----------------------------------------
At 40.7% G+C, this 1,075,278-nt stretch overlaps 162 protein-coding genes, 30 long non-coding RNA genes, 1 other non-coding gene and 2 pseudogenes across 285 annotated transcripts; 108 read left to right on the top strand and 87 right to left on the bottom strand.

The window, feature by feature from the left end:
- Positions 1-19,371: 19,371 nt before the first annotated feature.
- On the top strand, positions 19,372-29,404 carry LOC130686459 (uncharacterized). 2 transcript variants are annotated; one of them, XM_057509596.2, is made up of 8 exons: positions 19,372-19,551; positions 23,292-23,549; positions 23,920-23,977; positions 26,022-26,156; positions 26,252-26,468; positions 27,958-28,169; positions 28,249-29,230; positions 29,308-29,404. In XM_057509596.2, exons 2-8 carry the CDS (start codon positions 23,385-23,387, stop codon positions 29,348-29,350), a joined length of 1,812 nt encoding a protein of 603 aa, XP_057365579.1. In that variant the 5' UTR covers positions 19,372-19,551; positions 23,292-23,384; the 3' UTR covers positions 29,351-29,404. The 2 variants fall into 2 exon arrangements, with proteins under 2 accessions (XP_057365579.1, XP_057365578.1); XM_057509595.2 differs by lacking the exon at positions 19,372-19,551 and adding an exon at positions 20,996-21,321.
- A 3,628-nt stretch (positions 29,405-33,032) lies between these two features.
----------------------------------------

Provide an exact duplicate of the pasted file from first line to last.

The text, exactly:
At 40.7% G+C, this 1,075,278-nt stretch overlaps 162 protein-coding genes, 30 long non-coding RNA genes, 1 other non-coding gene and 2 pseudogenes across 285 annotated transcripts; 108 read left to right on the top strand and 87 right to left on the bottom strand.

The window, feature by feature from the left end:
- Positions 1-19,371: 19,371 nt before the first annotated feature.
- On the top strand, positions 19,372-29,404 carry LOC130686459 (uncharacterized). 2 transcript variants are annotated; one of them, XM_057509596.2, is made up of 8 exons: positions 19,372-19,551; positions 23,292-23,549; positions 23,920-23,977; positions 26,022-26,156; positions 26,252-26,468; positions 27,958-28,169; positions 28,249-29,230; positions 29,308-29,404. In XM_057509596.2, exons 2-8 carry the CDS (start codon positions 23,385-23,387, stop codon positions 29,348-29,350), a joined length of 1,812 nt encoding a protein of 603 aa, XP_057365579.1. In that variant the 5' UTR covers positions 19,372-19,551; positions 23,292-23,384; the 3' UTR covers positions 29,351-29,404. The 2 variants fall into 2 exon arrangements, with proteins under 2 accessions (XP_057365579.1, XP_057365578.1); XM_057509595.2 differs by lacking the exon at positions 19,372-19,551 and adding an exon at positions 20,996-21,321.
- A 3,628-nt stretch (positions 29,405-33,032) lies between these two features.